The Helpless Y Chromosome
Dr. Marianne Legato is a Professor of Clinical Medicine at Columbia University, where she also directs and founded the Partnership for Gender-Specific Medicine.
Dr. Legato is the founder and editor of "The Journal of Gender-Specific Medicine and of Gender-Medicine" and a leading advocate for the inclusion of women in clinical trials. She is annually cited in New York Magazine's top doctors issues. She is also the author of Eve's Rib:The New Science of Gender-Specific Medicine and How It Can Save Your Life, The Female Heart, and Why Men Never Remember and Women Never Forget, and, most recently, "Why Men Die First: How to Lengthen Your Lifespan." She edited the medical textbook, "Principles of Gender Specific Medicine," the first compilation for professional audiences of the sex-specific aspects of normal human function and disease.
She lives in New York City.
Question: Is the Y chromosome prone to mutations?
Marianne Legato: The Y chromosome is definitely unique among all the chromosomes. Over most of its extent, it can’t exchange with its partner the X chromosome to repair its deficiencies or mutations in DNA. It’s learned to repair itself in an interesting and unique way. The issues with the Y chromosome are that they are exposed to environmental toxins because they are housed outside the body in the scrotal sack. Many millions are produced every day and, therefore, mutations are far more frequent in the Y chromosome than in the X or indeed in any of the other chromosomes. So the male drives evolutionary development because of this extraordinary proliferation of mutations that are characteristic of sperm and the Y chromosome.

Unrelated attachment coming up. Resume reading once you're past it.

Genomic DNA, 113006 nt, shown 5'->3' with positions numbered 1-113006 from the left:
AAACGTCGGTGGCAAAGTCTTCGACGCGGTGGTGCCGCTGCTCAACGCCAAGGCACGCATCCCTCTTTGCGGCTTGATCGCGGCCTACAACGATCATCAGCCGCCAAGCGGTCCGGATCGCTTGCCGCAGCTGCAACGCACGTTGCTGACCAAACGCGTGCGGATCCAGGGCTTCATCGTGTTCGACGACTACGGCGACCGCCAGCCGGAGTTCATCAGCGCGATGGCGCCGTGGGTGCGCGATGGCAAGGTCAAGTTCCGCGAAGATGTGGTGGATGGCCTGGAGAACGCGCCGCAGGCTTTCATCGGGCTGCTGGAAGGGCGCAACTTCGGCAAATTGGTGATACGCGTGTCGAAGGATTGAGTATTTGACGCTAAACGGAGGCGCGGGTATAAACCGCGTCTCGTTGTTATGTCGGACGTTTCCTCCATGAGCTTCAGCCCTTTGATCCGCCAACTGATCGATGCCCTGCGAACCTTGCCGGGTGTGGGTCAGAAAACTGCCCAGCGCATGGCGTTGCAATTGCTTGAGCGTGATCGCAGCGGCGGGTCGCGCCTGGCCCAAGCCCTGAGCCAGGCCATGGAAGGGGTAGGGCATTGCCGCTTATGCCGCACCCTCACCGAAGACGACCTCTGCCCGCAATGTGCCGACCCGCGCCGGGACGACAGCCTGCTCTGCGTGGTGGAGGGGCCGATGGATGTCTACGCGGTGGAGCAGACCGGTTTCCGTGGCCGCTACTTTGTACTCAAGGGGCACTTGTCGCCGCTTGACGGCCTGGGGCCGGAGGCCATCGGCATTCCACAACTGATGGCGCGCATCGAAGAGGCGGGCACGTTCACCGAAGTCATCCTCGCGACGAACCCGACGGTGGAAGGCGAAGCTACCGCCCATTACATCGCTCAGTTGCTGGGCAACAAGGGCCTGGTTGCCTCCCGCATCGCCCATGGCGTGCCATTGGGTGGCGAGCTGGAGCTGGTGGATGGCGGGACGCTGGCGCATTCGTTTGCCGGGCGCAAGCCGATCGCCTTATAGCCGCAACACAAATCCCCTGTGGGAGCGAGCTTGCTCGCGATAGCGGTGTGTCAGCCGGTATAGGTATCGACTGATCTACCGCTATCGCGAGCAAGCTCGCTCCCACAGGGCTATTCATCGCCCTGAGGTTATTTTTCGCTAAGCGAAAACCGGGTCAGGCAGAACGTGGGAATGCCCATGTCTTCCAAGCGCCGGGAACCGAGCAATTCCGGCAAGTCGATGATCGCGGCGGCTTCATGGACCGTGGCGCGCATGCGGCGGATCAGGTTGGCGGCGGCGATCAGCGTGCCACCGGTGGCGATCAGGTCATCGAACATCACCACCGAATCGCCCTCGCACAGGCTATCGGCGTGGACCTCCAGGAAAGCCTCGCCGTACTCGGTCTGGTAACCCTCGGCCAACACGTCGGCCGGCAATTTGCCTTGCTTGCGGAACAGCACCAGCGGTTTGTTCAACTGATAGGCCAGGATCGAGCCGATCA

The masculine chromosome is unique in its inability to repair itself, making it exceptionally prone to mutation and pollution.
Good science is sometimes trumped by the craving for a "big splash."
- Scientists strive to earn credit from their peers, for grants from federal agencies, and so a lot of the decisions that they make are strategic in nature. They're encouraged to publish exciting new findings that demonstrate some new phenomenon that we have never seen before.
- This professional pressure can affect their decision-making — to get acclaim they may actually make science worse. That is, a scientist might commit fraud if he thinks he can get away with it or a scientist might rush a result out of the door even though it hasn't been completely verified in order to beat the competition.
- On top of the acclaim of their peers, scientists — with the increasing popularity of science journalism — are starting to be rewarded for doing things that the public is interested in. The good side of this is that the research is more likely to have a public impact, rather than be esoteric. The bad side? To make a "big splash" a scientist may push a study or article that doesn't exemplify good science.
Moans, groans, and gripes release stress hormones in the brain.
Could you give up complaining for a whole month? That's the crux of this interesting piece by Jessica Hullinger over at Fast Company. Hullinger explores the reasons why humans are so predisposed to griping and why, despite these predispositions, we should all try to complain less. As for no complaining for a month, that was the goal for people enrolled in the Complaint Restraint project.
Participants sought to go the entirety of February without so much as a moan, groan, or bellyache.
Two space agencies plan missions to deflect an asteroid.
- NASA and the European Space Agency (ESA) are working together on missions to a binary asteroid system.
- The DART and Hera missions will attempt to deflect and study the asteroid Didymoon.
- A planetary defense system is important in preventing large-scale catastrophes.
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